Finding Your Tribe is the Key to a Better Life

I’ve been thinking a lot about Ronin Shimizu. He was a beautiful 12 year old boy who recently completed suicide following years of bullying. My fear is that just as our society has become desensitized to school shootings (unless they hit close to home) the shock value of a victim of bullying taking their own life is progressively smaller.

I like shock. It wakes people up. It f@cks with the disconnect of social apathy. It’s an opportunity to increase awareness and change attitudes, beliefs, and behaviors. We still have far to go on the issue of bullying.

I’m never going to be the poster child for anti bullying for a very simple reason: What I tell kids who are dealing with bullies is only half healthy. I urge them to get every possible support, help them to cope, to know that they have nothing to be ashamed of, and to find places where they can fit in and develop friendships. Then I encourage them to find any and all means by which to hurt the motherf@ckers who hurt them.

My stance is not some machismo bullshit. In every other part of my life I espouse nonviolent responses. It’s that I know the cost of not fighting back and I’ve treated far too many adults who are (unfairly) ashamed of what was inflicted upon them many years ago. The past is never over when it continues to limit how we live our lives today.

My healing has in part been a matter of helping young people who are like me. I echo the sentiments of heroes like Dan Savage of the It Gets Better Project. It (Life) gets better when we meet and connect with people who get us, accept us, and love us…warts and all.

I love the expression, “finding your tribe.” I am a misfit. I don’t fit in mainstream society and frankly I no longer have any desire to. I used to feel bad about not belonging. Then I met people like me and I found places where I belong and people who claim me as “family.”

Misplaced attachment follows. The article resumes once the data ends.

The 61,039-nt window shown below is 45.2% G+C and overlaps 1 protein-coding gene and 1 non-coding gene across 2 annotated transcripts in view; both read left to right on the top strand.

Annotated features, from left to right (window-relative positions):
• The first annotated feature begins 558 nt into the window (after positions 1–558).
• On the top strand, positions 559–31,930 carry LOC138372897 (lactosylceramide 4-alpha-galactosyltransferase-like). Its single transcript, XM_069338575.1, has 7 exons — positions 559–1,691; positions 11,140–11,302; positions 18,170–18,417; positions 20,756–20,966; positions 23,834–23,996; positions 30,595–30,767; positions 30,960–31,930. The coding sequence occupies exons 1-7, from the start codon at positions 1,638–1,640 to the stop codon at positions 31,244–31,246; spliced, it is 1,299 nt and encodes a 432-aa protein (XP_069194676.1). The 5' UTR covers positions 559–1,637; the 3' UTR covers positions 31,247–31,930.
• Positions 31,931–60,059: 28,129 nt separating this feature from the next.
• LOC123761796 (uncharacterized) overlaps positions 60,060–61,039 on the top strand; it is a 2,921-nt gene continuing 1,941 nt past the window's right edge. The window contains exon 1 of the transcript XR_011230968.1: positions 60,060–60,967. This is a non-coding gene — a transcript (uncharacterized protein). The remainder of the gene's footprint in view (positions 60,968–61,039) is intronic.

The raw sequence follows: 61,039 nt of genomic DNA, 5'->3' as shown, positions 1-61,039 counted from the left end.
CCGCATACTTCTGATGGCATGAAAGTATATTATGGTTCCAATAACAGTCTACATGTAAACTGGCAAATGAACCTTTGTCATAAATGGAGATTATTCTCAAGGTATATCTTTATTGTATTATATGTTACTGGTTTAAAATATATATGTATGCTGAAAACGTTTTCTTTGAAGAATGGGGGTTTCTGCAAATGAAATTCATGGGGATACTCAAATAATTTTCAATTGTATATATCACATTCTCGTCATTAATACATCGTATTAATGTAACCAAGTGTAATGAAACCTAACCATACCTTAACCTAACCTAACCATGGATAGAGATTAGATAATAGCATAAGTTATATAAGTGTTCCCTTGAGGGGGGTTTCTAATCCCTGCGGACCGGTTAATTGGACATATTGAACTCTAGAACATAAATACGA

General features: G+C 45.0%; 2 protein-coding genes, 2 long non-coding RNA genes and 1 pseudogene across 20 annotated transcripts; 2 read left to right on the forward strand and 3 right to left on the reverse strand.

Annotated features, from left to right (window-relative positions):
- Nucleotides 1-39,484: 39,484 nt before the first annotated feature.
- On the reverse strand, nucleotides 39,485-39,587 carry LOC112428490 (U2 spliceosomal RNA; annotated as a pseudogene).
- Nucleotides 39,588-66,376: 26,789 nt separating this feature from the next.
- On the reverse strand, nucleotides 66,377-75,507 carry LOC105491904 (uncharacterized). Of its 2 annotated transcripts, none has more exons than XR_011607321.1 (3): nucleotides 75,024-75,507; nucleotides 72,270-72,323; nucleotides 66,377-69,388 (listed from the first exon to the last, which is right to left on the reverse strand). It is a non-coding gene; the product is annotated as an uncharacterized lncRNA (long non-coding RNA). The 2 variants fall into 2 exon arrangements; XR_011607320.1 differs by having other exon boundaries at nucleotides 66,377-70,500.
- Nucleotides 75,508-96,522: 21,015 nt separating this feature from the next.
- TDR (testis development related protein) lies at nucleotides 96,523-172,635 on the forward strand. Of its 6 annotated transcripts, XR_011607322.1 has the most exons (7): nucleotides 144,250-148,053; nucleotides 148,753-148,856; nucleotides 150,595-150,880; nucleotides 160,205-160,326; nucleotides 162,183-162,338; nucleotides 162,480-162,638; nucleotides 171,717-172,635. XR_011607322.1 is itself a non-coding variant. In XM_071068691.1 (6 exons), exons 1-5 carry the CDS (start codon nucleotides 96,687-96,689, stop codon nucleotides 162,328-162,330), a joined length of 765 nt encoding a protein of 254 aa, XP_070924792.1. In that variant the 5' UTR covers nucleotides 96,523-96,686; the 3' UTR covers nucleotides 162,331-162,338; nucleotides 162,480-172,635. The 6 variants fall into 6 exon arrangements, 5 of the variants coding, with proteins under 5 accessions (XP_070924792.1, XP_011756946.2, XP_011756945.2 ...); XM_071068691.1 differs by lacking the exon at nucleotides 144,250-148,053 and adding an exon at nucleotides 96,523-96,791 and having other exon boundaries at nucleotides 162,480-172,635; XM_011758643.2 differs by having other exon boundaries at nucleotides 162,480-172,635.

I found them in group therapy. I found them in meetings. I found them in places I never expected to be. Kindred spirits – people who felt broken too. The more safe people and places I accumulate, the better I feel . My life is pretty kick ass. I’d never have believed that was possible when I was 12 and bullied, or 18 and scared shitless, or 30 and my own worst enemy. But I believe it now. It took a long time but today I also believe this:

The best revenge is living well.

Jim LaPierre

About Jim LaPierre

Jim LaPierre LCSW CCS is the Executive Director of Higher Ground Services in Brewer, Maine. He is a Recovery Ally, mental health therapist and addictions counselor. He specializes in facilitating recovery (whether from addiction, trauma, depression, anxiety, or past abuse) overcome obstacles, and improve their quality of life. Jim offers a limited amount of online therapy to those with very flexible schedules.